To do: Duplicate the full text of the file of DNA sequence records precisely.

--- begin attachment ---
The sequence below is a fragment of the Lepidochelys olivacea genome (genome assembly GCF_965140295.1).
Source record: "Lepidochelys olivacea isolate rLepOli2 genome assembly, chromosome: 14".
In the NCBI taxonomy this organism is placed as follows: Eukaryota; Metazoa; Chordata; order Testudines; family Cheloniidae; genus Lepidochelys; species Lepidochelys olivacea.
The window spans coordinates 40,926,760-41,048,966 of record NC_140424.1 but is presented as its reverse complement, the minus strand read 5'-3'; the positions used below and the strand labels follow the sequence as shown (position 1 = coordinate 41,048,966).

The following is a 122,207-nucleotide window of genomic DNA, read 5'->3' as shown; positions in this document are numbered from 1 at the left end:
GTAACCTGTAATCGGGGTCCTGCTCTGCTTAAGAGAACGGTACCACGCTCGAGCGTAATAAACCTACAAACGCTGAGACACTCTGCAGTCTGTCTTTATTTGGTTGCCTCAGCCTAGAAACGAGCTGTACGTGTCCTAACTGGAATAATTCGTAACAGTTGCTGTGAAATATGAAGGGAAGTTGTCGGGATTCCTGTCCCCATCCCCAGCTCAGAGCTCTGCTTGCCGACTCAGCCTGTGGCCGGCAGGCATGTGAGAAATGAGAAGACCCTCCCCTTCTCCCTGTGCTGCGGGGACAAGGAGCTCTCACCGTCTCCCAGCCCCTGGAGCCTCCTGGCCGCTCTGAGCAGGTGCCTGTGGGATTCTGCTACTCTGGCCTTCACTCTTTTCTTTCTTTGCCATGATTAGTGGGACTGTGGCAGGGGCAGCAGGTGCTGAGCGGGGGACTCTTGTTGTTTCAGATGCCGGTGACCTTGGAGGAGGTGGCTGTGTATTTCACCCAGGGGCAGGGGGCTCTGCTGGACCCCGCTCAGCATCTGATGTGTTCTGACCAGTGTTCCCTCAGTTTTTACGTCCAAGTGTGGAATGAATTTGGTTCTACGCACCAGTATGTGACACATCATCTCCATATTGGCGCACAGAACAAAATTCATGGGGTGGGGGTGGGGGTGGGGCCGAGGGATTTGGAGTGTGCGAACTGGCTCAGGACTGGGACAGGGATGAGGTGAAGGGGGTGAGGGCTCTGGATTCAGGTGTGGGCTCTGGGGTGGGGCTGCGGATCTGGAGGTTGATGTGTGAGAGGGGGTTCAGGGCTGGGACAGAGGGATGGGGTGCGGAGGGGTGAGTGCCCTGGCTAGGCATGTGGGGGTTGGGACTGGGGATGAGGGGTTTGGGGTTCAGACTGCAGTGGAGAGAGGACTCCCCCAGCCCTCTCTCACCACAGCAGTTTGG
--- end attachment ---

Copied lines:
The sequence below is a fragment of the Lepidochelys olivacea genome (genome assembly GCF_965140295.1).
Source record: "Lepidochelys olivacea isolate rLepOli2 genome assembly, chromosome: 14".
In the NCBI taxonomy this organism is placed as follows: Eukaryota; Metazoa; Chordata; order Testudines; family Cheloniidae; genus Lepidochelys; species Lepidochelys olivacea.
The window spans coordinates 40,926,760-41,048,966 of record NC_140424.1 but is presented as its reverse complement, the minus strand read 5'-3'; the positions used below and the strand labels follow the sequence as shown (position 1 = coordinate 41,048,966).

The following is a 122,207-nucleotide window of genomic DNA, read 5'->3' as shown; positions in this document are numbered from 1 at the left end:
GTAACCTGTAATCGGGGTCCTGCTCTGCTTAAGAGAACGGTACCACGCTCGAGCGTAATAAACCTACAAACGCTGAGACACTCTGCAGTCTGTCTTTATTTGGTTGCCTCAGCCTAGAAACGAGCTGTACGTGTCCTAACTGGAATAATTCGTAACAGTTGCTGTGAAATATGAAGGGAAGTTGTCGGGATTCCTGTCCCCATCCCCAGCTCAGAGCTCTGCTTGCCGACTCAGCCTGTGGCCGGCAGGCATGTGAGAAATGAGAAGACCCTCCCCTTCTCCCTGTGCTGCGGGGACAAGGAGCTCTCACCGTCTCCCAGCCCCTGGAGCCTCCTGGCCGCTCTGAGCAGGTGCCTGTGGGATTCTGCTACTCTGGCCTTCACTCTTTTCTTTCTTTGCCATGATTAGTGGGACTGTGGCAGGGGCAGCAGGTGCTGAGCGGGGGACTCTTGTTGTTTCAGATGCCGGTGACCTTGGAGGAGGTGGCTGTGTATTTCACCCAGGGGCAGGGGGCTCTGCTGGACCCCGCTCAGCATCTGATGTGTTCTGACCAGTGTTCCCTCAGTTTTTACGTCCAAGTGTGGAATGAATTTGGTTCTACGCACCAGTATGTGACACATCATCTCCATATTGGCGCACAGAACAAAATTCATGGGGTGGGGGTGGGGGTGGGGCCGAGGGATTTGGAGTGTGCGAACTGGCTCAGGACTGGGACAGGGATGAGGTGAAGGGGGTGAGGGCTCTGGATTCAGGTGTGGGCTCTGGGGTGGGGCTGCGGATCTGGAGGTTGATGTGTGAGAGGGGGTTCAGGGCTGGGACAGAGGGATGGGGTGCGGAGGGGTGAGTGCCCTGGCTAGGCATGTGGGGGTTGGGACTGGGGATGAGGGGTTTGGGGTTCAGACTGCAGTGGAGAGAGGACTCCCCCAGCCCTCTCTCACCACAGCAGTTTGG